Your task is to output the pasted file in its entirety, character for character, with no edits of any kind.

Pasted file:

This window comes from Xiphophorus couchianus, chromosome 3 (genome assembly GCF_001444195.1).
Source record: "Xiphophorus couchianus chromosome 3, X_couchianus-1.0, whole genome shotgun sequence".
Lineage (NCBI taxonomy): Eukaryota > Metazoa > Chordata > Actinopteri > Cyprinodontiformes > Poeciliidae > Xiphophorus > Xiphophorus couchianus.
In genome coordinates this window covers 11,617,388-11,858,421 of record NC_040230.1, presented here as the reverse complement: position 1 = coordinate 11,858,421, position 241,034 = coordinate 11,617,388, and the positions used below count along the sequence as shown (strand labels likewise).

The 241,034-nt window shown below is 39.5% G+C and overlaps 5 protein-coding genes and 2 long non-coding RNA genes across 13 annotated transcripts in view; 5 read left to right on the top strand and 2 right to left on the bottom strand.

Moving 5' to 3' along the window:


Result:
This window comes from Xiphophorus couchianus, chromosome 3 (genome assembly GCF_001444195.1).
Source record: "Xiphophorus couchianus chromosome 3, X_couchianus-1.0, whole genome shotgun sequence".
Lineage (NCBI taxonomy): Eukaryota > Metazoa > Chordata > Actinopteri > Cyprinodontiformes > Poeciliidae > Xiphophorus > Xiphophorus couchianus.
In genome coordinates this window covers 11,617,388-11,858,421 of record NC_040230.1, presented here as the reverse complement: position 1 = coordinate 11,858,421, position 241,034 = coordinate 11,617,388, and the positions used below count along the sequence as shown (strand labels likewise).

The 241,034-nt window shown below is 39.5% G+C and overlaps 5 protein-coding genes and 2 long non-coding RNA genes across 13 annotated transcripts in view; 5 read left to right on the top strand and 2 right to left on the bottom strand.

Moving 5' to 3' along the window: